Quote of the Day postsFriday May 22, 2015
Quote of the Day
“We will bring to the Iraqi people: food, and medicines, and supplies ... and freedom.” [APPLAUSE]
“[The 2003 Iraq war] was, in short, a war the White House wanted, and all of the supposed mistakes that, as Jeb puts it, 'were made' by someone unnamed actually flowed from this underlying desire. Did the intelligence agencies wrongly conclude that Iraq had chemical weapons and a nuclear program? That's because they were under intense pressure to justify the war. Did prewar assessments vastly understate the difficulty and cost of occupation? That's because the war party didn't want to hear anything that might raise doubts about the rush to invade. Indeed, the Army's chief of staff was effectively fired for questioning claims that the occupation phase would be cheap and easy.”
-- Paul Krugman, “Errors & Lies,” The New York Times
Adam on Kimmel on Letterman
“I think it's been decided. The guy who loves Dave the most? Kimmel. My, what a tribute. I just remember that everyone who was cool in high school stayed up to 12:30 on weeknights to watch him. I wasn't cool. But I started to log those late nights myself, and it made me feel part of something. Kimmel explains it.”
-- Adam Wahlberg, who has been sadly counting down to the last “Last Night with David Letterman” show, which happened last night.
Simon Pegg: Childish Movies Create a Childish Culture
“Before 'Star Wars,' the films that were box-office hits were 'The Godfather,' 'Taxi Driver,' 'Bonnie and Clyde' and 'The French Connection'—gritty, amoral art movies. Then suddenly the onus switched over to spectacle and everything changed. I don't know if that is a good thing. Obviously I'm very much a self-confessed fan of science-fiction and genre cinema. But part of me looks at society as it is now and just thinks we've been infantilised by our own taste. Now we're essentially all consuming very childish things: comic books, superheroes ... Adults are watching this stuff, and taking it seriously!
”It is a kind of dumbing down in a way. Because it's taking our focus away from real-world issues. Films used to be about challenging, emotional journeys or moral questions that might make you walk away and re-evaluate how you felt about... whatever. Now we're walking out of the cinema really not thinking about anything—other than the fact that the Hulk just had a fight with a robot.“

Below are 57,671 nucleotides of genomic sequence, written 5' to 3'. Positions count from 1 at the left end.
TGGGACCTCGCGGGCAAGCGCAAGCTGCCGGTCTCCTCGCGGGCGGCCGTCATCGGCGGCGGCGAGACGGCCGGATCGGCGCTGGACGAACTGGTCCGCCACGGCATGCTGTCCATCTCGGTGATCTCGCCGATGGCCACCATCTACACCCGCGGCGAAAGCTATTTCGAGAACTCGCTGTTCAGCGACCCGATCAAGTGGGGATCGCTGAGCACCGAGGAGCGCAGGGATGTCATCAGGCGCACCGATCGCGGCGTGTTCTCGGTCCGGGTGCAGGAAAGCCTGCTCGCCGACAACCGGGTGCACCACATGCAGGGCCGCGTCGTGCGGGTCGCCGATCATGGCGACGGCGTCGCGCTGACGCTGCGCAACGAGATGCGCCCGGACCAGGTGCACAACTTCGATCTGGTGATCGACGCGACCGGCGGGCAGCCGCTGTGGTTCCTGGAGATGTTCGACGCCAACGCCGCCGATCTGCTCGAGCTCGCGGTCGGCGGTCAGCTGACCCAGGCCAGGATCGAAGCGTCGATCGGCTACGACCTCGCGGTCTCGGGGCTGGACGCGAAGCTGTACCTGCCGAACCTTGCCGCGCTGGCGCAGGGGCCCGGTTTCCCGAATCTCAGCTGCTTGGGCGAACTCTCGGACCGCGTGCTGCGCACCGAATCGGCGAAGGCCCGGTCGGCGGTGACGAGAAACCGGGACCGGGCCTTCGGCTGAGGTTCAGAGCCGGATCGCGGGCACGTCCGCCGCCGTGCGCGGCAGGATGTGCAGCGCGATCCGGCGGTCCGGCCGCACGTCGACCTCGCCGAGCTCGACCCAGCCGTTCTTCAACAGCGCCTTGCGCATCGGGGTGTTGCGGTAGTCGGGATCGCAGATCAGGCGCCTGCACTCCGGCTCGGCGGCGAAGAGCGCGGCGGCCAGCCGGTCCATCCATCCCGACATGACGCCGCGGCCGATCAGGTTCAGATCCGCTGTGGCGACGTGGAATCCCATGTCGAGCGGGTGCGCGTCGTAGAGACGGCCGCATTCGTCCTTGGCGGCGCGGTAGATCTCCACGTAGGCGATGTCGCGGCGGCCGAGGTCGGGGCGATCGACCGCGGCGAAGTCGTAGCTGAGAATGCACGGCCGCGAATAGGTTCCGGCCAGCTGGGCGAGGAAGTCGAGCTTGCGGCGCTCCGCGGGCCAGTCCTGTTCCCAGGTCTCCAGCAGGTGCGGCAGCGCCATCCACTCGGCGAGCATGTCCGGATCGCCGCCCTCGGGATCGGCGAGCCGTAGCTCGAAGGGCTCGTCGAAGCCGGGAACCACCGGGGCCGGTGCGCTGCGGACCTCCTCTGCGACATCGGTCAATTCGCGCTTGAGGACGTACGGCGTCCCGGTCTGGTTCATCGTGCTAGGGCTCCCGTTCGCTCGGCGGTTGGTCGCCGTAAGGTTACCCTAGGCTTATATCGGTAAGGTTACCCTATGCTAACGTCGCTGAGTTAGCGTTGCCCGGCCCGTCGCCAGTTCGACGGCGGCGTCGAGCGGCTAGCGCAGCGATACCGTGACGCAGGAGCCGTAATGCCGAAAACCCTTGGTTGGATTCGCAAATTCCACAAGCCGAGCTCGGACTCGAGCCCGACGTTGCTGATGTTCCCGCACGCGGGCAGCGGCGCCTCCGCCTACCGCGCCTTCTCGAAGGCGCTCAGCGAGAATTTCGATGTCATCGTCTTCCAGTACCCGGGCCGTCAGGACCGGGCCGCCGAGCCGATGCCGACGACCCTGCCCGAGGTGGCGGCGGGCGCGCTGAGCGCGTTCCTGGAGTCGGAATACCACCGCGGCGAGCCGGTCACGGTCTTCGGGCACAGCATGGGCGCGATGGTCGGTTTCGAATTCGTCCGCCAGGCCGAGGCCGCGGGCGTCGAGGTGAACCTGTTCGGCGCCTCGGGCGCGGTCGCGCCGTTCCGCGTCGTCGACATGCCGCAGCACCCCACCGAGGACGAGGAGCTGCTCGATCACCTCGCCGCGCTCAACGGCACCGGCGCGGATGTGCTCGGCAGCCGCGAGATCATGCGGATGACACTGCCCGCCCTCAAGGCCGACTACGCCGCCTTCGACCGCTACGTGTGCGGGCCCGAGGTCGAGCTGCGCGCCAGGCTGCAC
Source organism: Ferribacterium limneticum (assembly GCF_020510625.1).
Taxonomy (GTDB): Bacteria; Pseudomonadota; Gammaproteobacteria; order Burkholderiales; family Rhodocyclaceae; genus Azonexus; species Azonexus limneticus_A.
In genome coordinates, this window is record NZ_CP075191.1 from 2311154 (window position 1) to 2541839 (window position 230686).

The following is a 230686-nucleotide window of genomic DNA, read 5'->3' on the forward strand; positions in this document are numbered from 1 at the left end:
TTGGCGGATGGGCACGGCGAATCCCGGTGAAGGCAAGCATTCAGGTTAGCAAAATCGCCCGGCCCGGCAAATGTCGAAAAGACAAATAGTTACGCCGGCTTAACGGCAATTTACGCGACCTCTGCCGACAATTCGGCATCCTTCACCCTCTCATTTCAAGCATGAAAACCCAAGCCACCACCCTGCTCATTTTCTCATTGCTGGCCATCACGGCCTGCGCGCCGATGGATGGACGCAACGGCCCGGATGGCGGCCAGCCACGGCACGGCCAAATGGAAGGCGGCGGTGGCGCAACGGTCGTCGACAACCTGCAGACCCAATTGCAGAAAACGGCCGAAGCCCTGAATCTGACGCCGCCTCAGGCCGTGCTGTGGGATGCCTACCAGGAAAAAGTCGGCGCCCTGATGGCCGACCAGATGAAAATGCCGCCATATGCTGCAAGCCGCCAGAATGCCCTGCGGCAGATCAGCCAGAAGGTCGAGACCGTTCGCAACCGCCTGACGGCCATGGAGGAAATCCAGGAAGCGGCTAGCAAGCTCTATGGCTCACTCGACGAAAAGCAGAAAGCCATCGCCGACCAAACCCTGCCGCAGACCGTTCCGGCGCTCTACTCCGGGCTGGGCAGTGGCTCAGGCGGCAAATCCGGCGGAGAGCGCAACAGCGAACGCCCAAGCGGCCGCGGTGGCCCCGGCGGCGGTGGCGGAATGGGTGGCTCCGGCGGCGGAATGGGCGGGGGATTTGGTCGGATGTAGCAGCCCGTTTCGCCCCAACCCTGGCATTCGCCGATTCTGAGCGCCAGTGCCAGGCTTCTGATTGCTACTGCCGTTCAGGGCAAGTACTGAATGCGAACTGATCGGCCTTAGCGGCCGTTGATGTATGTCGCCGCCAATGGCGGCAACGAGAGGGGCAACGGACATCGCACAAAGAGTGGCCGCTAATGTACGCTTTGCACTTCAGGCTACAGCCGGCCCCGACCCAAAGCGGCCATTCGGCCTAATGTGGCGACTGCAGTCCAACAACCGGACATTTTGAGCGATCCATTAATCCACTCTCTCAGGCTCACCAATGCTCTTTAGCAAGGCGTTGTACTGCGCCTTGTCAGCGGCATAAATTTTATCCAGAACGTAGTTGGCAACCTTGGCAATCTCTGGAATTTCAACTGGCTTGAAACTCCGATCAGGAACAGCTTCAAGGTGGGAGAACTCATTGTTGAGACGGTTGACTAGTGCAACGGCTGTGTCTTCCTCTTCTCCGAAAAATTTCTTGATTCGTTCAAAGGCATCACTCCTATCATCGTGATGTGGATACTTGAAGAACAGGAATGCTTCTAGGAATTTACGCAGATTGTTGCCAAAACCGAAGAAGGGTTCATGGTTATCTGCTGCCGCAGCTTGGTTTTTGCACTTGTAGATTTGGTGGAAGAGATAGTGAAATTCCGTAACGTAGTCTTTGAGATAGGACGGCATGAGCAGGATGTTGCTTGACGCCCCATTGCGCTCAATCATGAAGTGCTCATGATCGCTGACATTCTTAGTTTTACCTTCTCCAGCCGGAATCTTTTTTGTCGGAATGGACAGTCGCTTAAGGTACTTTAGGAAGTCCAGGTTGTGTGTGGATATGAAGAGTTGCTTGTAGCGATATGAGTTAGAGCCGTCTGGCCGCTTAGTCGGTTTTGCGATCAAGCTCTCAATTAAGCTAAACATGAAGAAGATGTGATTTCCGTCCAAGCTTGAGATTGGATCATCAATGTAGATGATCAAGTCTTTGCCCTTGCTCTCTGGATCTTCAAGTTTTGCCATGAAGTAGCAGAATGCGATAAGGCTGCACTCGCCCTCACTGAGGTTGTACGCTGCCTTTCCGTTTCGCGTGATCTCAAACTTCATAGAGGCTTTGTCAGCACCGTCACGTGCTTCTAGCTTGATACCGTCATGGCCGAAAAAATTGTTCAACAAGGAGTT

-- Simon Pegg (Scotty of the ”Star Trek“ movies), this week to Radio Times magazine. Couldn't agree more. Although to nitpick, not sure how big of a hit ”Taxi Driver“ was. Better sub in ”One Flew Over the Cuckoo's Nest,“ which was a bigger hit than all of them.
BTW, there's a poll after the article, asking ”Do you agree with Simon Pegg? Vote now." Please do. The votes against Pegg for stating the obvious are ahead 51.3% to 48.7%. The bastards keep winning.
UPDATE: A day later, it's 52% to 48% in favor of Pegg. A bit of sanity.
Quote of the Day
“I've been watching politics since Eisenhower and Adlai Stevenson, when dinosaurs roamed the Earth, and Obama is my favorite, favorite president. I am just thankful for every day that he's in office. I am so proud that he represents my country and I think he represents me — I think he represents the America that I know.”
-- singer-songwriter James Taylor to the Associated Press earlier this week.
Quotes of the Day
If it feels like you've been getting ripped off all your life, you have:
The salient basic numbers are these. Since 1979, compensation for the top 1 percent has grown 138 percent, while median wages have increased just 6.1 percent. Worker productivity has grown 63.5 percent in this time, and if wages had kept pace with productivity, the annual median wage today, instead of being around $35,300, would be $54,400.
That's from Michael Tomasky's piece, “2016: The Republicans Write,” in which, in The New York Review of Books, he reviews the various books by Messrs. Rubio, Santorum, Ryan, Carson, Huckabee, Walker, and comes away unimpressed about their views on the most pressing economic issue of our time. Another key quote:
Here's the difference between Clinton and the Republicans. She, like virtually all Democrats, accepts the basic fact that wages for median workers have been more or less stagnant since 1979. She probably accepts the idea that this stagnation, alongside rising inequality, is the greatest economic challenge we face. She probably accepts the standard set of reasons that economists offer about why this has happened—globalization, technological change, immigration patterns, a decrease in workers' bargaining power, the rise in high-end compensation, and various federal tax and wage policies. And finally, she probably accepts that the solutions to the problem are chiefly economic solutions—changing tax policy, giving workers greater “voice,” taking steps to ameliorate the negative effects of globalization, and so on.
The extent to which Republicans accept any of this is far from clear.